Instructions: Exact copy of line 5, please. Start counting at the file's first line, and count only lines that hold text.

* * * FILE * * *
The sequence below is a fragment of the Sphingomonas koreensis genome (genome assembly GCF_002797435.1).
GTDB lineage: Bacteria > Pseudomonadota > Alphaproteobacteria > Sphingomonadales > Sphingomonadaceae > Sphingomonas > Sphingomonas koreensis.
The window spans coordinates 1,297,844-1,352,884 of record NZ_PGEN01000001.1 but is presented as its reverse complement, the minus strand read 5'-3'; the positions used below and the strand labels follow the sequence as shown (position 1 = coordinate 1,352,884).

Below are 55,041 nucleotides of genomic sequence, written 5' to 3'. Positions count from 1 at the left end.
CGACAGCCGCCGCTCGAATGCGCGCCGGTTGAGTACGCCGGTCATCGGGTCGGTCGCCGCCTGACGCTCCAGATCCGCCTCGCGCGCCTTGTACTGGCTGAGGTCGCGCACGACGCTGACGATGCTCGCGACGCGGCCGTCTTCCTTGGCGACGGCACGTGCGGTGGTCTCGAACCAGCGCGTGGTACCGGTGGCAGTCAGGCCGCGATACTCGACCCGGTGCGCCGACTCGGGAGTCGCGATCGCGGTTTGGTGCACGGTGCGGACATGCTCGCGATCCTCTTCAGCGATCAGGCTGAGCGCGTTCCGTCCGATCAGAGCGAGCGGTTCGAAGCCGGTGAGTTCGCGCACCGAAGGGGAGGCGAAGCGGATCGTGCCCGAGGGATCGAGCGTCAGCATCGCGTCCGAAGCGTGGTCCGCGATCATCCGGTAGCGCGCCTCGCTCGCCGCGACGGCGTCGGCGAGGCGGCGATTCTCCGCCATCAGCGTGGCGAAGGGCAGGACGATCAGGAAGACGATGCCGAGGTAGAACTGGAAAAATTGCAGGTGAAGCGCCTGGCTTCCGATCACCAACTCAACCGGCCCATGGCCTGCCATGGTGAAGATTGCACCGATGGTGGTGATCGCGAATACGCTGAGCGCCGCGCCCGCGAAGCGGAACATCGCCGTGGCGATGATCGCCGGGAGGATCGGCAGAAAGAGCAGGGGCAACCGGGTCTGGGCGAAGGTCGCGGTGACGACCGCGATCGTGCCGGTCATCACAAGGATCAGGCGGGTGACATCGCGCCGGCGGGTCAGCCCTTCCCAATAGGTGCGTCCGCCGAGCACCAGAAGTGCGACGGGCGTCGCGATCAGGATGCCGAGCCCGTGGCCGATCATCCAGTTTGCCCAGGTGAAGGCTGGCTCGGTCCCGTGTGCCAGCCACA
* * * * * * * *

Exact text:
CGACAGCCGCCGCTCGAATGCGCGCCGGTTGAGTACGCCGGTCATCGGGTCGGTCGCCGCCTGACGCTCCAGATCCGCCTCGCGCGCCTTGTACTGGCTGAGGTCGCGCACGACGCTGACGATGCTCGCGACGCGGCCGTCTTCCTTGGCGACGGCACGTGCGGTGGTCTCGAACCAGCGCGTGGTACCGGTGGCAGTCAGGCCGCGATACTCGACCCGGTGCGCCGACTCGGGAGTCGCGATCGCGGTTTGGTGCACGGTGCGGACATGCTCGCGATCCTCTTCAGCGATCAGGCTGAGCGCGTTCCGTCCGATCAGAGCGAGCGGTTCGAAGCCGGTGAGTTCGCGCACCGAAGGGGAGGCGAAGCGGATCGTGCCCGAGGGATCGAGCGTCAGCATCGCGTCCGAAGCGTGGTCCGCGATCATCCGGTAGCGCGCCTCGCTCGCCGCGACGGCGTCGGCGAGGCGGCGATTCTCCGCCATCAGCGTGGCGAAGGGCAGGACGATCAGGAAGACGATGCCGAGGTAGAACTGGAAAAATTGCAGGTGAAGCGCCTGGCTTCCGATCACCAACTCAACCGGCCCATGGCCTGCCATGGTGAAGATTGCACCGATGGTGGTGATCGCGAATACGCTGAGCGCCGCGCCCGCGAAGCGGAACATCGCCGTGGCGATGATCGCCGGGAGGATCGGCAGAAAGAGCAGGGGCAACCGGGTCTGGGCGAAGGTCGCGGTGACGACCGCGATCGTGCCGGTCATCACAAGGATCAGGCGGGTGACATCGCGCCGGCGGGTCAGCCCTTCCCAATAGGTGCGTCCGCCGAGCACCAGAAGTGCGACGGGCGTCGCGATCAGGATGCCGAGCCCGTGGCCGATCATCCAGTTTGCCCAGGTGAAGGCTGGCTCGGTCCCGTGTGCCAGCCACA